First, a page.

1996 (C): The Saudi Arabian government starts paying huge amounts of money to al-Qaeda, becoming its largest financial backer. They also give money to other extremist groups throughout Asia. This money vastly increases the capability of al-Qaeda. Says one US official, "'96 is the key year... Bin Laden hooked up to all the bad guys- it's like the Grand Alliance- and had a capability for conducting large-scale operations." The Saudi regime, he says, had "gone to the dark side." Electronic intercepts by the NSA "depict a regime increasingly corrupt, alienated from the country's religious rank and file, and so weakened and frightened that it has brokered its future by channeling hundreds of millions of dollars in what amounts to protection money to fundamentalist groups that wish to overthrow it." US officials later privately complain "that the Bush Administration, like the Clinton Administration, is refusing to confront this reality, even in the aftermath of the September 11th terrorist attacks." [New Yorker, 10/16/01]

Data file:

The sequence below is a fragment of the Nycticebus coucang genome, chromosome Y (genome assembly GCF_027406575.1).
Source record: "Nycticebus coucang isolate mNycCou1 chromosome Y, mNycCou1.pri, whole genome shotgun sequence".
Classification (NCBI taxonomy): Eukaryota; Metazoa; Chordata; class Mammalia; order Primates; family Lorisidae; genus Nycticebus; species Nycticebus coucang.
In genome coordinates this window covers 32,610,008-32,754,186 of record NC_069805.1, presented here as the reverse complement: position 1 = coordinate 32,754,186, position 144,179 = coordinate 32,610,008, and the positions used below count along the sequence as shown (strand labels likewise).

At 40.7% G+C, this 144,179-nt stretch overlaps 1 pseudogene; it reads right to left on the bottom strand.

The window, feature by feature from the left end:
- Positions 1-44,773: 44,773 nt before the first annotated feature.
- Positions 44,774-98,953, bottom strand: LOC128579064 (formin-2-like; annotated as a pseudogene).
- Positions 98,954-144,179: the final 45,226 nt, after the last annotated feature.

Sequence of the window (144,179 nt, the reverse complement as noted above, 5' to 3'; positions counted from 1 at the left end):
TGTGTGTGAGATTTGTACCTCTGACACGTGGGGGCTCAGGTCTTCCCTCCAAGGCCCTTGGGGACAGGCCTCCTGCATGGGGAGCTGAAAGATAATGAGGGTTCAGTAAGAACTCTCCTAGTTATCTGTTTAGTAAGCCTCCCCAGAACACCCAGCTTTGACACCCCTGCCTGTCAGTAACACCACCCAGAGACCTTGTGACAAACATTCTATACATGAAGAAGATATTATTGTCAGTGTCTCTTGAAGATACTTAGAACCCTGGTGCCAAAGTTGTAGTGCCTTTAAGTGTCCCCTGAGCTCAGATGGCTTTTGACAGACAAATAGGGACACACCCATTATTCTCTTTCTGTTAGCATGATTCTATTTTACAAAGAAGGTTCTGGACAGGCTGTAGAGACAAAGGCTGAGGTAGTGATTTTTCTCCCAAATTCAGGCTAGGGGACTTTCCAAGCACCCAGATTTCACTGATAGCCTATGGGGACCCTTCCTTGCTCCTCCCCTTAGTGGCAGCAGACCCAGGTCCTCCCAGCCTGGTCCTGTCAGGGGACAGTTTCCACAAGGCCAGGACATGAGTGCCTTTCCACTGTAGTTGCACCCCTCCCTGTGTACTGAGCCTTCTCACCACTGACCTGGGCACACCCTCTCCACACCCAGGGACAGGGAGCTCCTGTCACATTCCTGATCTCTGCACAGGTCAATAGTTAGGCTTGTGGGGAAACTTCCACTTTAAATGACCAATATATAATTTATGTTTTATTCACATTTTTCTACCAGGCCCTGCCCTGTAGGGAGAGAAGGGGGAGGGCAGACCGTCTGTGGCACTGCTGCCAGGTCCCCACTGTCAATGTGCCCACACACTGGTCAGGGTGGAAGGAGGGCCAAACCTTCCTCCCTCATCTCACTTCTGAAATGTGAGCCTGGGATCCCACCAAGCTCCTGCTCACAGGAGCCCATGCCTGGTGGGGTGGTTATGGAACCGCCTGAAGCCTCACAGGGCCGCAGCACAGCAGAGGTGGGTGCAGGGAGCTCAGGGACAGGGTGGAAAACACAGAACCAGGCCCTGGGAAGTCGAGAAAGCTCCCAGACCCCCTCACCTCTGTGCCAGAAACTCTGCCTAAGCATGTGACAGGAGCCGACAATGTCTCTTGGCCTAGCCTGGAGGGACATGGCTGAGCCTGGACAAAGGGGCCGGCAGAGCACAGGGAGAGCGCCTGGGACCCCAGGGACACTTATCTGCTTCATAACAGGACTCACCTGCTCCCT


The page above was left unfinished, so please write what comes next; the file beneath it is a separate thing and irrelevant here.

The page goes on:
July 1998: According to documents exposed in a later lawsuit, a meeting takes place in Kandahar, Afghanistan, that leads to a secret deal between Saudi Arabia and the Taliban. Those present include Prince Turki al-Faisal, head of Saudi Arabian intelligence (see also Early 1980 and Spring 1998), Taliban leaders, senior officers from the ISI and bin Laden. Saudi Arabia agrees to give the Taliban and Pakistan "several hundred millions" of dollars, and in return bin Laden promises no attacks against Saudi Arabia. The Saudis also agree to ensure that requests for the extradition of al-Qaeda members and promises to block demands by other countries that bin Laden's Afghan training camps be closed down. Saudi Arabia had previously given money to the Taliban and bribe money to bin Laden, but this ups the ante. [Sunday Times, 8/25/02] Note that reports of this meeting seemingly contradict reports of a meeting the month before between Turki and the Taliban, in which the Taliban agreed to get rid of bin Laden (see June 1998).